3. ^ Hilsdale, Cecily (2014). Byzantine Art and Diplomacy in an Age of Decline. Cambridge, UK: Cambridge University Press. p. 329. ISBN 9781107033306.
  4. ^ "Byzantine Religion and Influence". Retrieved 20 December 2017.
  5. ^ "Split between Ukrainian, Russian churches shows political importance of Orthodox Christianity". Pew Research Center. Retrieved 2019-08-10.
  6. ^ "2011 Census of Population, Households and Dwellings in the Republic of Serbia" (PDF). Statistical Office of the Republic of Serbia.
  7. ^ Special Eurobarometer 493, European Union: European Commission, September 2019, pages 229–230 Retrieved 17 January 2020. The question asked was "Do you consider yourself to be...?" With a card showing: Catholic, Orthodox Christian, Protestant, Other Christian, Jewish, Muslim - Shia, Muslim - Sunni, Other Muslim, Sikh, Buddhist, Hindu, Atheist, Non believer/Agnostic and Other. Also space was given for Refusal (SPONTANEOUS) and Don't Know. Jewish, Sikh, Buddhist and Hindu did not reach the 1% threshold.
  8. ^ "Religious Belief and National Belonging in Central and Eastern Europe". Pew Research Center. 10 May 2017. Retrieved 2017-09-09.
  9. ^ "Census of Population, Households and Dwellings in Montenegro 2011" (PDF). Monstat. pp. 14, 15. Retrieved July 12, 2011. For the purpose of the chart, the categories 'Islam' and 'Muslims' were merged; 'Buddhist' (.02) and Other Religions were merged; 'Atheist' (1.24) and 'Agnostic' (.07) were merged; and 'Adventist' (.14), 'Christians' (.24), 'Jehovah Witness' (.02), and 'Protestants' (.02) were merged under 'Other Christian'.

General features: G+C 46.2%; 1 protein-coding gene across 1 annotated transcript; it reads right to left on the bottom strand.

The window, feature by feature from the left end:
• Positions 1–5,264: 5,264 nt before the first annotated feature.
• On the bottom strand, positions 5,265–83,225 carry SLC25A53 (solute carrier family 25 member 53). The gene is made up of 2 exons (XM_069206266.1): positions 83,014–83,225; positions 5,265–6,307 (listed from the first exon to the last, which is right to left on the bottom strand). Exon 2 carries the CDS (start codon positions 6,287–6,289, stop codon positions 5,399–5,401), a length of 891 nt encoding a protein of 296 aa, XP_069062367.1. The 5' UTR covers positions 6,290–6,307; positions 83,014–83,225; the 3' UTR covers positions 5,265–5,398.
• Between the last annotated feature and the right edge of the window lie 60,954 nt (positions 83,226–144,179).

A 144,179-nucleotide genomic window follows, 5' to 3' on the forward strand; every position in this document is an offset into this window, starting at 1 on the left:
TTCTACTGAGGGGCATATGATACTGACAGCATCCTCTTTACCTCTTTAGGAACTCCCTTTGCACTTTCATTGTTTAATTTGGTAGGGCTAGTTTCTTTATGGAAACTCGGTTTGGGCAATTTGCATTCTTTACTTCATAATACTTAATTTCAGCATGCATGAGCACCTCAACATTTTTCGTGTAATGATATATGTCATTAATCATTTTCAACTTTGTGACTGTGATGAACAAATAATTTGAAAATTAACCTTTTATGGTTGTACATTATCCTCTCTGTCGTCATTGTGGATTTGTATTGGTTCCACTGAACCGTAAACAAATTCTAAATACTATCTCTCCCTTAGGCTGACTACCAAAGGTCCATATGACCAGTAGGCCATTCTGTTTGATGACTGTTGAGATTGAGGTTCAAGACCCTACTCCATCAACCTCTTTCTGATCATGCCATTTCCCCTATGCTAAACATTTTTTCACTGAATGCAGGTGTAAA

10. ^ "Strategies of symbolic nation-building in West Balkan states: intents and results (completed) - Department of Literature, Area Studies and European Languages". Retrieved 2018-01-19.
  11. ^ Особливості Релігійного І Церковно-Релігійного Самовизначення Українських Громадян: Тенденції 2010-2018 [Features of Religious and Church - Religious Self-Determination of Ukrainian Citizens: Trends 2010-2018] (PDF) (in Ukrainian), Kyiv: Razumkov Center in collaboration with the All-Ukrainian Council of Churches, 22 April 2018, pp. 12, 13, 16, 31, archived (PDF) from the original on 2018-04-26